Your Freedom to Information
Before you start:
The first thing you need to know is Freedom of Information (FOI) is a negotiation, not a right. You won’t get what you want if you don’t ask for it properly, if you don’t ask the right person and if you’re not aware of legislation that can override the information you request. Remember the redacted version of the MP expenses! So just think of the Freedom of Information Act as a framework for your argument. And as with any argument you need to have a specific direction in mind before you begin dialogue so don’t go shooting in the dark by requesting reams of data. Have a specific investigatory line in mind.
What you need to know:
You can submit your request to any person in an organisation. You can be anyone, you don’t even need to be a UK citizen. This works similarly in the US where a British citizen can also request information. You also don’t have to give away any personal information i.e. your occupation, who you work for or what you’re working on.
A request must be made in writing. An email will suffice. Most big institutions have FOI officers so go through them. Give them your name an address (could be just your email) and try and be as precise as possible about the information you’re after (i.e. which department, from what dates, which regions, etc). Think carefully how you phrase your question and ask for actual documents where possible. Technically the age of the information should be irrelevant but older data may be more difficult to retrieve and so that cost factor can arise. A request can be make from
- Central government and government departments including Quangos
- Local authorities
- All NHS bodies including GPs, hospitals, surgeries, dentists, pharmacists and opticians
- State schools, colleges and universities
- Police forces and prison services
- Armed forces but beware the information you want may be exempt for reasons of National Security
You should specify in what form you want your information e.g. Excel spread sheet, text file, pdf document, etc.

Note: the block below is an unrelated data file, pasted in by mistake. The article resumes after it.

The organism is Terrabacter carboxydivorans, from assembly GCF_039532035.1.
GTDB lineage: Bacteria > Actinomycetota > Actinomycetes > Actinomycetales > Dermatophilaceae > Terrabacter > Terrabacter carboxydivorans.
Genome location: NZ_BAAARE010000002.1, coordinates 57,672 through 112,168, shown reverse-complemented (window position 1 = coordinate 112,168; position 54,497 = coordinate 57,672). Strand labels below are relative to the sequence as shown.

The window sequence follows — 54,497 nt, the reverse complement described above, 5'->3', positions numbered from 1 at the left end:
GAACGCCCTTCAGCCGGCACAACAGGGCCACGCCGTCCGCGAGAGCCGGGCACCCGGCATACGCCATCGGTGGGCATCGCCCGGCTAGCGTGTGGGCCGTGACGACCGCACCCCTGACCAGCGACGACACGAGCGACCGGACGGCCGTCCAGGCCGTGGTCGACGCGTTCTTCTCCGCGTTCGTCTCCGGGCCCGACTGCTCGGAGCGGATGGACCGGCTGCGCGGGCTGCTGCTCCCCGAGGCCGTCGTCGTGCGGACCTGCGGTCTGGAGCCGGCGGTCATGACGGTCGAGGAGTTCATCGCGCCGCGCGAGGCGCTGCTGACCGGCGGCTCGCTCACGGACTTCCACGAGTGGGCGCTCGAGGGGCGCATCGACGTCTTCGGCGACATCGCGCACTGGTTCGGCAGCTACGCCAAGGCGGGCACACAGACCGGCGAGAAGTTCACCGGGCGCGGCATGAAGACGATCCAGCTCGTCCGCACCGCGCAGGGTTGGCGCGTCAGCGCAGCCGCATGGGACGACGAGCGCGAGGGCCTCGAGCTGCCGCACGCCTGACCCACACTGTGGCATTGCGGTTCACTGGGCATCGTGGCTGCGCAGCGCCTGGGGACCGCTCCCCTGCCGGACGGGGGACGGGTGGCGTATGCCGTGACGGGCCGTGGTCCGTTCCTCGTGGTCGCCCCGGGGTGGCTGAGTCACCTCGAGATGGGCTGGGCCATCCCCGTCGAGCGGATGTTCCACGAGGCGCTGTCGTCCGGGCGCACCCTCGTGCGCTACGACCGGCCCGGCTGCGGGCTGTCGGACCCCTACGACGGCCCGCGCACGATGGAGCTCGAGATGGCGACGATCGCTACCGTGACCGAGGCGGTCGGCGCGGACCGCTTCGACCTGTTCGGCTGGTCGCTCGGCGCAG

The clock starts from when they first receive it even if they fail to pass it on promptly and they have to comply with your request within 20 days or at least let you know why they are refusing it. The time limit can be extended if your request needs clarifying. A request can be refused on cost grounds. The current cost limit is based on three working days. That’s £600 for government departments and £450 for the rest. It is up to the authoirites to decide whether to charge or refuse. If they decide to charge they charge the full amount not the cost over and above the three working day limit. You can try and split your request into parts but an authority can add the cost of these together if they are similar and less than 60 days apart. But the refusing body has to explain why it believes it would cost too much and offer a compromise in getting you want you want.
What’s stopping you:
Absolute exemptions are
- Information accessible by other means ie. open data published on websites (see Useful Sites)
- Information supplied by security bodies
- Court records
- Parlimentary privilege
- Personal information covered by the Data Protection Act 1998
Subject to public interest tests i.e. areas you may have difficulty with
- Information which is going to be published
- Sensitive information that involve national security, defence, international relations and relations within the UK
- Information held by a public body that relates to ongoing investigations and proceedings by public authorities
- Any law enforcement information that may be prejudicial
- The audit of accounts
- Information relating to the formulation of Government policy
- Information that may be damaging to the public and make authorites lives difficult or as the act puts it Prejudice to Effective Conduct of Public Affairs
- Information involving royalty although their spending is public information
- Any information that could endanger the safety or physical or mental health of any individual
- Environmental information as it is covered by the Environmental Information Regulations 2004
- Client-lawyer confidentiality or as the act puts it Legal Professional Privilege
- When non-public bodies creep into the equation, in other words any information involving commercial interests
Be aware that if some of the information you request does fall under an exemption you are entitled to the rest.
How to get what you want:
You can appeal a refusal by writing to the Information Commissioner. There is no set time for an appeal but central government departments aim to deal with ‘simple matters’ in 2 to 3 weeks and ‘complex’ ones in six weeks. The line between ‘simple’ and ‘complex’ can be pretty blurred mind. However, you should be given an estimated time for the appeal. You must have tried to resolve the matter with the requesting body sufficiently before asking for an external review. If you’ve gone through all that trouble then do nag the commissioner as his wage comes from taxpayers money.
The public interest is your strongest ally when it comes to winning your FOI argument. So make sure you’ve researched your story first. If you’re sure you’re right then push and push for your information.
FOI can be very time comsuming and you can have many in progress at the same time. So keep a careful record of which FOI requests you’ve submitted or better yet use some of the sites I’ve mentioned on my Useful Sites page.
Once you’re extracted information make it public. Blog and upload. It’s best for everyone. Always credit the Freedom of Information Act so people are more aware of it’s uses.